7,918 


1 80 


14,19,780 


6,909 


171 


11,82,528 


5,788 


154 


8,91,394 




155 




4,641 


197 


12,15,047 


5>28 4 


1 80 


9,55,440 



Balance of Non-Commercial Transactions 73 

especially from across the Nepal Frontier. Of the Nepalese 
enumerated in India in the year 1911 a considerable number 
were sepoys in the Army, and in military police battalions, and 
their dependants. Many of them were engaged in breeding 
buffaloes, making ghee, or working as sawyers in the Govern- 
ment forests of Assam. 1 Most of the Chinese immigrants, 
whose number is swelling every year, are found in Burma, 

TABLE XIII 

IMMIGRANTS FROM OUTSIDE INDIA AT THE CENSUS YEARS 
1891, 1901, AND 1911 
IMMIGRANTS FROM 





I 


II 


III 


IV 






Other 




Other 




Contiguous 


Asiatic 


United 


European 


Year 


Countries 


Countries 


Kingdom 


Countries 


1891 


4,60,616 


60,988 


97,921 


7,148 


1901 


3,65,441 


160,708 


96,653 


7,930 


1911 


3,80,135 


124,978 


122,919 


9,049 






IMMIGRANTS 


FROM 






V 


VI 


VII 


VIII 


Year 


America 


Africa 


Australia 


Total 


1891 


2,325 


n,565 


503 


6,41,066 


1901 


2,069 


8,293 


646 


6,41,740 


I9II 


2,760 


10,270 


1,267 


6,51,378 



where they are in demand as shoe-makers and carpenters. 
Immigrants from Europe and America find remunerative jobs 
ready for them in India. In the year 1911 the total number of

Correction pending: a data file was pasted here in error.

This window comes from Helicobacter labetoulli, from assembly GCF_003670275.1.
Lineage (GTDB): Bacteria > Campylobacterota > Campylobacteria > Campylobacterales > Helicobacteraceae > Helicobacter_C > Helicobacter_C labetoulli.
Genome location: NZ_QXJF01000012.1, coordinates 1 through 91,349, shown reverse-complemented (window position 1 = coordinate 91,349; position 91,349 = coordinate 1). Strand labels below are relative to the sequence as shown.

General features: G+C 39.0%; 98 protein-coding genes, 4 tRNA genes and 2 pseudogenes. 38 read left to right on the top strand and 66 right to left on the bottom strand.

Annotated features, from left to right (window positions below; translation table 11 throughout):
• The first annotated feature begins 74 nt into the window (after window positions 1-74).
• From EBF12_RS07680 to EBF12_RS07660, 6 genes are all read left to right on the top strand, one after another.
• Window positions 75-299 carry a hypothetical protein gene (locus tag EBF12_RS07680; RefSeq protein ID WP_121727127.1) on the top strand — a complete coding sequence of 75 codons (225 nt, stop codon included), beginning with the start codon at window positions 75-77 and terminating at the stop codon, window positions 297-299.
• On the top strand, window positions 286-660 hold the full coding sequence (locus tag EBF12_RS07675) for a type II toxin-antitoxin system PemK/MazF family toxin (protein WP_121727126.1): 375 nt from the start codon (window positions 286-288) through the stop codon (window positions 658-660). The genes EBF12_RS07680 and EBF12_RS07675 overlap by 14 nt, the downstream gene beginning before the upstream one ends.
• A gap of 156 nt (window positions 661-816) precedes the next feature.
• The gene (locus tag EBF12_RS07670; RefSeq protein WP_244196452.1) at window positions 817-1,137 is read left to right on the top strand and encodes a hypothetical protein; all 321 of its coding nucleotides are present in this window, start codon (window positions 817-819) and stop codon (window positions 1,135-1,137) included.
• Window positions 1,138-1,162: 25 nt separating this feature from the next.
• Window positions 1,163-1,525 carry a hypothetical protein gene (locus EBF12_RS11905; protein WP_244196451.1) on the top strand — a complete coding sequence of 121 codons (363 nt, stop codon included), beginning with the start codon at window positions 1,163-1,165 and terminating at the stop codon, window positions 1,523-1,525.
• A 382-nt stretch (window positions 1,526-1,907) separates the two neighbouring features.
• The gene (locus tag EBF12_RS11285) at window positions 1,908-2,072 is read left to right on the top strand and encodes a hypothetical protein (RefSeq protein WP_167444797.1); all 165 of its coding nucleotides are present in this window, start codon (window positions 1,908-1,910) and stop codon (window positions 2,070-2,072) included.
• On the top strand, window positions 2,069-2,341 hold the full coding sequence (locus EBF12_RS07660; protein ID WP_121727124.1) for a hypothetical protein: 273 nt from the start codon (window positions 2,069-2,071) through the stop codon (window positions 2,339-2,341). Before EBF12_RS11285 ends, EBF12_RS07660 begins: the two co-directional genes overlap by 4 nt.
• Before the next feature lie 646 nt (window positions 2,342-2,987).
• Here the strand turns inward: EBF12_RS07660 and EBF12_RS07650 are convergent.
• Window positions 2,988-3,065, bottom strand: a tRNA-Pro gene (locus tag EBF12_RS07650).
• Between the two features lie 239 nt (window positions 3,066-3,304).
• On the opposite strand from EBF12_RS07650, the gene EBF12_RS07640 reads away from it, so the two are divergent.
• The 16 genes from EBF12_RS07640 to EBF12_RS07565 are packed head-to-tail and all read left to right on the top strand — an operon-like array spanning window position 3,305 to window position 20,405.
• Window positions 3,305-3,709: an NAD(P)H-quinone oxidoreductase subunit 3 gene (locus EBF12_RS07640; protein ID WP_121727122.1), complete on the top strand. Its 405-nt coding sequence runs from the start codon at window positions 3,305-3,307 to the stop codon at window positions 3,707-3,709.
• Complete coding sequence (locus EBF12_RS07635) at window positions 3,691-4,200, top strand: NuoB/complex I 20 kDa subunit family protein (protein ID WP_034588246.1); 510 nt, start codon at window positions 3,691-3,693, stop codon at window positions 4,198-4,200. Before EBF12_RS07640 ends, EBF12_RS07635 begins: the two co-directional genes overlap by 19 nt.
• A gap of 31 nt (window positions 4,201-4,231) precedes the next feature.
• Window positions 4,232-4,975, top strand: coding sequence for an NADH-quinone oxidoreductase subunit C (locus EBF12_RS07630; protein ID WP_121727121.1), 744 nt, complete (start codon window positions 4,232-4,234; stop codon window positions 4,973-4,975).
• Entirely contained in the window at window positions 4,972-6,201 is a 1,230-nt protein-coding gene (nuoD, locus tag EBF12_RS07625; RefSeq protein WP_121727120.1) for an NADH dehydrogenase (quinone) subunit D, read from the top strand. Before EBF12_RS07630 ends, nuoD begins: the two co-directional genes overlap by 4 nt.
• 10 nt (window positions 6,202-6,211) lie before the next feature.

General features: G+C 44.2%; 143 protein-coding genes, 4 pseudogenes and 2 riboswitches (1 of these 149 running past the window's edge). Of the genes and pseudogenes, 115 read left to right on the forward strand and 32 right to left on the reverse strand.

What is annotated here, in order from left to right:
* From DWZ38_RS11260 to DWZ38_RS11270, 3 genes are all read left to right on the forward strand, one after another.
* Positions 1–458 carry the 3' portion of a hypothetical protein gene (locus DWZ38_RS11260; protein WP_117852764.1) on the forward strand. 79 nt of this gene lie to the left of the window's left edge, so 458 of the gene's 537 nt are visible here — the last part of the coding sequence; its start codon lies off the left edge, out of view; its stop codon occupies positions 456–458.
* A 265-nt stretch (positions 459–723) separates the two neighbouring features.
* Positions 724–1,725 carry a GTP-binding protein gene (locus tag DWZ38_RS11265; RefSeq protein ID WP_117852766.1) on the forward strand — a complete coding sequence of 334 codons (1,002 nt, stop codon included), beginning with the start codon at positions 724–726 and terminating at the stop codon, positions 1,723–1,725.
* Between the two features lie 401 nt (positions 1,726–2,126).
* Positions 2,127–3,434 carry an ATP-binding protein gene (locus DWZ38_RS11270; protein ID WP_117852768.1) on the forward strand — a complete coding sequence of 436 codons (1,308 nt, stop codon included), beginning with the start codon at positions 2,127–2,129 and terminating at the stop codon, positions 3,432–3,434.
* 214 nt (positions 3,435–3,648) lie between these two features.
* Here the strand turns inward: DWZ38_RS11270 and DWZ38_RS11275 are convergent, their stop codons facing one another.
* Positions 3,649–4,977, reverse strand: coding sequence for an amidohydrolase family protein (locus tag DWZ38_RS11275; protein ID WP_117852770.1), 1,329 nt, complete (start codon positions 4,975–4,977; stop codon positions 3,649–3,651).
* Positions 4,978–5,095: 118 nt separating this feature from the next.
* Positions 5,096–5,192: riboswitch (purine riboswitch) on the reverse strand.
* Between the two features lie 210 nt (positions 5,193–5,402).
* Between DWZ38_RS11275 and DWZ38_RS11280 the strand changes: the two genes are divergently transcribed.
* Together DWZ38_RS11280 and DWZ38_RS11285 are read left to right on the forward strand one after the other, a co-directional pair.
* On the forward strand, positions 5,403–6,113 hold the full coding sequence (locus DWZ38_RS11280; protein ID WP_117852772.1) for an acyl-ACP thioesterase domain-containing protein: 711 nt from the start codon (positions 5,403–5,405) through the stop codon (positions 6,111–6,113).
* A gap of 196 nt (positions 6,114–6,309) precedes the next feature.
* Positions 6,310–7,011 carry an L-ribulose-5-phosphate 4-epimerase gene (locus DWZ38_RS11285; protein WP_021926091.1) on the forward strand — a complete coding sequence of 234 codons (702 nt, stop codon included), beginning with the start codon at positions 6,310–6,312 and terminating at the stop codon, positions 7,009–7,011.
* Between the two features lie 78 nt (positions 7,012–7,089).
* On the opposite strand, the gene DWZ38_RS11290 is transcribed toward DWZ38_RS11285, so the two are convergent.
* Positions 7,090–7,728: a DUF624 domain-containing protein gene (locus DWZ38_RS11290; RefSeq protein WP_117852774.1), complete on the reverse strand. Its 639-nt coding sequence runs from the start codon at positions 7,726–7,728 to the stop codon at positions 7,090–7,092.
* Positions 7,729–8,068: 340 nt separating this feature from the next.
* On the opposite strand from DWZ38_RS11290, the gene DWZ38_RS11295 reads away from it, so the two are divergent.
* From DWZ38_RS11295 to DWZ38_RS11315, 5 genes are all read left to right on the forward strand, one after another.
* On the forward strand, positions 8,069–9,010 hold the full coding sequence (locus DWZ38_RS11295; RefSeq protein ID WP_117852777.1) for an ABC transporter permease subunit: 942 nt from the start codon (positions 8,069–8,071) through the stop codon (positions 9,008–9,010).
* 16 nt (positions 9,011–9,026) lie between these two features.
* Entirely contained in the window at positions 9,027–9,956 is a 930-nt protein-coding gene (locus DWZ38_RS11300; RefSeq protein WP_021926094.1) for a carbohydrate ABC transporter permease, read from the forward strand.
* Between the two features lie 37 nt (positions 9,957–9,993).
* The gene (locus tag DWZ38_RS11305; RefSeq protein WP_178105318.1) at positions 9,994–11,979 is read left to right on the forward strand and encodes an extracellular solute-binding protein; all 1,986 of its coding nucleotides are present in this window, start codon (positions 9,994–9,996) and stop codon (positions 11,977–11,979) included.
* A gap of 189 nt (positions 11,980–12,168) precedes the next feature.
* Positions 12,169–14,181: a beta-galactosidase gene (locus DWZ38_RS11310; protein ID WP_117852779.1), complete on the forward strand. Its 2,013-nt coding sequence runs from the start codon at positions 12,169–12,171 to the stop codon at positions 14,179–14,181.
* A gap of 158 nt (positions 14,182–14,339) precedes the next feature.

immigrants recorded from outside Asia was 146,265. Of these 
131,968 came from Europe, the United Kingdom alone 
claiming 122,919. Of the British-born, 77,626 were serving in 
the Army and the rest were absorbed by railways and industrial 
concerns. 2 The number of immigrants in India at the three 
census years 1891, 1901, and 1911 is represented in Table XIII 
according to the country of immigration. 

1 Census of India, Report, igu, vol. i, p. 96. * Ibid., p. 97. 



74 Indicts Balance of Indebtedness 

A cursory glance at these figures brings two important facts 
to our notice. In the first place immigrants from the United 
Kingdom during the decade 1901 to 1911 showed a large 
increase and, secondly, the figure for total immigrants was 
more or less constant for all the three years. These data, 
however, are extremely scrappy to form the basis of an esti- 
mate of the annual flow of immigration. So far as the volume 
of emigration is concerned even guesswork is not possible. 
Moreover, we could not find any reference anywhere to the 
probable amount of monetary capital brought in and taken out 
by immigrants and emigrants respectively. Obviously in the 
absence of such fundamental data it is impossible to calculate 
even approximately the amounts of monetary capital brought 
in and taken out by immigrants and emigrants respectively. 
But on general grounds it can be stated that as most of the 
immigrants come to India in search of employment, and as 
most of the emigrants are immigrants returning to their home 
countries after a period of highly remunerative service in 
India, the net balance on account of the movements of monetary 
capital accompanying the migrants in either direction will be 
a debit item. This is especially the case with European immi-